BBC Concert Orchestra performs music scores composed by Nottingham students, inspired by Wild Isles

Home » BBC Concert Orchestra performs music scores composed by Nottingham students, inspired by Wild Isles
Image from BBC Wild Isles of a puffin, hare and owl

The world-famous BBC Concert Orchestra is joining forces with students and researchers from Nottingham’s universities for a week-long showcase of exciting events and performances in the city.

As part of the highly-acclaimed orchestra’s partnership with the University of Nottingham and Nottingham Trent University and their biannual residency weeks, this visit from 18-22 March 2024 also connects to Sustainability Action Week.

The exciting collaboration will see the BBC musicians rehearsing, performing, and recording University of Nottingham student compositions set to films by Nottingham Trent University students. The orchestra will be led by the conductor and composer Ben Palmer with the BAFTA and Emmy Award-winning composer George Fenton mentoring the students through the week. This will give students the opportunity to learn from two of the top international figures in film music.

The partnership launched last year as part of the Universities for Nottingham commitment – a joint Civic Agreement between the universities Vice-Chancellors and further Nottinghamshire partners – which aims to develop and enhance cultural life in Nottingham. The first residency week in November gave students from both universities the opportunity to work with the BBC Concert Orchestra and internationally-renowned Nottingham musician Seckou Keita.

For the upcoming March residency week, Nottingham Trent students were tasked to create short films of up to three minutes, inspired by Sir David Attenborough’s Wild Isles, the landmark BBC nature series, which were then scored by students in the University of Nottingham’s Department of Music.

The students were challenged to create and explore themes of nature and sustainability, and the final productions will come together with in a live performance at Lakeside Arts on the evening of Thursday 21 March, conducted by Ben Palmer.

Third year music student, Paul Emmett, who composed one of the scores, said:

“The film I was given was great as there were lots of very short scenes which I could write little motifs and themes for, giving life to the paper animals and scenes. I wanted the music to come across as playful and energetic and so was able to use a lot of movement, not only in the notes each musician will play, but also in different time signatures and key changes throughout.

“To be able to work with musicians at the top of the profession is an incredible opportunity, and one which I know very few people will be fortunate to be a part of. It has been one of the biggest highlights of my final year at Nottingham, and one which will stay with me for many years to come.”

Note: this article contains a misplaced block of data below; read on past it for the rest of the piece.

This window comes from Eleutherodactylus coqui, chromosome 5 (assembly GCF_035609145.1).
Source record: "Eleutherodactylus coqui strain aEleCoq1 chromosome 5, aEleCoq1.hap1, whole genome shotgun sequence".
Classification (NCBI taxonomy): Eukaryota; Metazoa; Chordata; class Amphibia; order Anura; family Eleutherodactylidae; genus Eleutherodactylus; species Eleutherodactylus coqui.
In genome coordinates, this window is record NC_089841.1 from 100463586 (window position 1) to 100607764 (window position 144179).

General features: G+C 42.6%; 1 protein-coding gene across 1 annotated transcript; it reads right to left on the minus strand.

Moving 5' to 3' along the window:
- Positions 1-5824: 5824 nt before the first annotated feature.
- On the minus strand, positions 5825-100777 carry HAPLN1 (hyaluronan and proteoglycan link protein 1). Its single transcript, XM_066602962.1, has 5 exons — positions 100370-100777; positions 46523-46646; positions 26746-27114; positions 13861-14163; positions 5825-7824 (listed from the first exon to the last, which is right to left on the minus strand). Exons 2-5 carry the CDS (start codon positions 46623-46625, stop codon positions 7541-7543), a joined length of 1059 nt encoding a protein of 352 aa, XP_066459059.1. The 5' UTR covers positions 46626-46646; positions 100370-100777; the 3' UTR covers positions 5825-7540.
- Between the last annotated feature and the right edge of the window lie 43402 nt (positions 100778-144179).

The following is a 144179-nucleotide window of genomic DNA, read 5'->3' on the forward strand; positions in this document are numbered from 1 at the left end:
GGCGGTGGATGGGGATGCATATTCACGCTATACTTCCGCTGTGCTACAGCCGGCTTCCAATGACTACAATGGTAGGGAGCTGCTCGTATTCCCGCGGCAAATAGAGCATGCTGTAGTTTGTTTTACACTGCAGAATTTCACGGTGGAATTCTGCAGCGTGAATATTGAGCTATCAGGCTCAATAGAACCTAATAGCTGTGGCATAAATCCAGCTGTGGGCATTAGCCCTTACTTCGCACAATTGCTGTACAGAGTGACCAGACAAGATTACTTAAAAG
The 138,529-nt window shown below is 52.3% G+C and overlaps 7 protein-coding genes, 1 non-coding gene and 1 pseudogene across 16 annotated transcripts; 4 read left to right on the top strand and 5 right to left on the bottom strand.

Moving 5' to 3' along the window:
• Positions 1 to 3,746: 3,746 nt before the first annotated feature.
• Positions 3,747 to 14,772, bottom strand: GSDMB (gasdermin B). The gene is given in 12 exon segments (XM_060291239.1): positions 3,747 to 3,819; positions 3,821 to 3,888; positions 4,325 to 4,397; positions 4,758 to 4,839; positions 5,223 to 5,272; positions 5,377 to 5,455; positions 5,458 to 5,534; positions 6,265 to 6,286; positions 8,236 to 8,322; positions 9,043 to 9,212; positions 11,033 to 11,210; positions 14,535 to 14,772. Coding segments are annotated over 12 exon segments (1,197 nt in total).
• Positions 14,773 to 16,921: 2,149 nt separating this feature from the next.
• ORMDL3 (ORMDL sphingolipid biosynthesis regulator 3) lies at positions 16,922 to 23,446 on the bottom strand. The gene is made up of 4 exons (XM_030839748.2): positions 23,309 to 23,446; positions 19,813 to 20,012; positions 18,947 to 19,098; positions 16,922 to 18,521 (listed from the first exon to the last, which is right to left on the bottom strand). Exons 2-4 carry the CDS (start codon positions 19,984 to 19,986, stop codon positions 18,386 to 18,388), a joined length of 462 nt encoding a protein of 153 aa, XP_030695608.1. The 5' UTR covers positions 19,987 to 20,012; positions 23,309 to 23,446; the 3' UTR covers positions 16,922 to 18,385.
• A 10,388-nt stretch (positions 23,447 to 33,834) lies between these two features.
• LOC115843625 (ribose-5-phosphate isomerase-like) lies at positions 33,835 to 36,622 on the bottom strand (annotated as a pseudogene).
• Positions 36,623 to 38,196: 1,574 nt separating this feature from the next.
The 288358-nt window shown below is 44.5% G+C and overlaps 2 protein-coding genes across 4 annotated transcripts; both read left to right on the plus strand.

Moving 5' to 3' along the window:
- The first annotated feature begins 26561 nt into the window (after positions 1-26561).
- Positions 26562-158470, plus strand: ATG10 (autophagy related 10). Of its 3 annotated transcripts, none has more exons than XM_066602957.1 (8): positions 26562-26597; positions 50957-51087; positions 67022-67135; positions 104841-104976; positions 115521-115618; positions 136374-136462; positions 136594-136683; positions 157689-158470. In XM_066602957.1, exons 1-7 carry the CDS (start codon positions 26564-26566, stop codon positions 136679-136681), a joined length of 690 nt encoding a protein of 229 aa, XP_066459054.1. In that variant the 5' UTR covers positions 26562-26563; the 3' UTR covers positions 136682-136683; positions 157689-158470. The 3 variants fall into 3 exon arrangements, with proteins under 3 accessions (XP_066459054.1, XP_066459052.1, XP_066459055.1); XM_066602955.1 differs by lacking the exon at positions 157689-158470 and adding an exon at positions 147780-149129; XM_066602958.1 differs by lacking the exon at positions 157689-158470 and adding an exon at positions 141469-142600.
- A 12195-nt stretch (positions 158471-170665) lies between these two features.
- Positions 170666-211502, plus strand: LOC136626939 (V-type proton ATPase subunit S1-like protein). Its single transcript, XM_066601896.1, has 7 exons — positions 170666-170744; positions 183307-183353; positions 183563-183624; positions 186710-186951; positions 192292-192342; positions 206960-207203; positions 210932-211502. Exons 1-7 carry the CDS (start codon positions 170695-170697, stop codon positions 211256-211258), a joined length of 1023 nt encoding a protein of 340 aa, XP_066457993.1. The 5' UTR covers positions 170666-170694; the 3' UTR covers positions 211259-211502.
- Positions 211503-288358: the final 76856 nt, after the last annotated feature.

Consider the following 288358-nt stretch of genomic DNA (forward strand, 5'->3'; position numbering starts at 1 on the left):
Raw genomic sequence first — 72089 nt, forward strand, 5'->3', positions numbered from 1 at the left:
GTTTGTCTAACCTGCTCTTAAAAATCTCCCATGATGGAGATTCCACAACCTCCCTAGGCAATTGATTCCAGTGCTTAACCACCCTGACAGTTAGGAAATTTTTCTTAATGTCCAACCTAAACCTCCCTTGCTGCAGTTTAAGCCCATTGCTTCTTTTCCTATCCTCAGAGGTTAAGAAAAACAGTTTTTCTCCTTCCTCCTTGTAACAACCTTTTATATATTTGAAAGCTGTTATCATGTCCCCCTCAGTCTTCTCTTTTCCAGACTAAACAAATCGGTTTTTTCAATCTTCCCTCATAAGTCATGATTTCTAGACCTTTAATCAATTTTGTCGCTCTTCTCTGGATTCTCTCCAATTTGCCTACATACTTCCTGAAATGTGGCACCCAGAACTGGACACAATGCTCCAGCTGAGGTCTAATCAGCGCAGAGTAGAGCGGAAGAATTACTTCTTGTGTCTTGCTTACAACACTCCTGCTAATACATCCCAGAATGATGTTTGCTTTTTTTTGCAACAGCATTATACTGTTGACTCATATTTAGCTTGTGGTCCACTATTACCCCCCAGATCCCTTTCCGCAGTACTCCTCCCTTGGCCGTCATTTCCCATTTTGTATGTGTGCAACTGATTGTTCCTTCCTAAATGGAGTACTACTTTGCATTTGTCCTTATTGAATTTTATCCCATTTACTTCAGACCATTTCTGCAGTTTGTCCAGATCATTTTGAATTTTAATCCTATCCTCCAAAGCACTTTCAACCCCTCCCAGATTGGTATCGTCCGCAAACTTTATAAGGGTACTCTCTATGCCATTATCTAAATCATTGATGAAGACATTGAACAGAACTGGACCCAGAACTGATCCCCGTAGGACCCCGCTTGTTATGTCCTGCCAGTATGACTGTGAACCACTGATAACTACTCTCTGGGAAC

Dr Elizabeth Kelly, Associate Professor in Music Composition, said:

“Our partnership with the BBC Concert Orchestra is offering students from both Nottingham universities unprecedented access to top industry professionals as they develop their creative work. Our students’ passion around sustainability is evident in their film/music collaborations, and we are delighted that the BBC Concert Orchestra will perform these works for our community on 21 March at Djanogly Theatre.

“We are also looking forward to sharing these films with the BBC Concert Orchestra recordings with the larger public online.  We are delighted to be working with them to showcase our emerging Nottingham talent engaging with issues of global importance.”

Amy Bere, Director of Culture at Nottingham Trent University, said:

“This significant partnership with the BBC Concert Orchestra is enabling students unique opportunities for collaboration and creativity, as well as real-world learning through commissioned films, scores and music production. We are pleased that students across both universities and the Confetti Institute have gained experience of working with professional artists at the BBC, and we look forward to working in partnership in the coming years to provide more exceptional experiences for our students and share these with the community of Nottingham.”

Further rehearsals by the BBC Concert Orchestra will be taking place at the David Ross Sports Village on Tuesday 19 March, in preparation for a thrilling symphonic encounter hosted at Nottingham’s Royal Concert Hall on Wednesday 20 March.

The spectacular Wild Isles in Concert will feature a cinema-sized screen showing highlights from the BBC series, where the audience can expect to see breathtaking images of the wildlife of the British Isles, as George Fenton presents and conducts the full BBC orchestra in a live performance of the soundtrack he composed for them.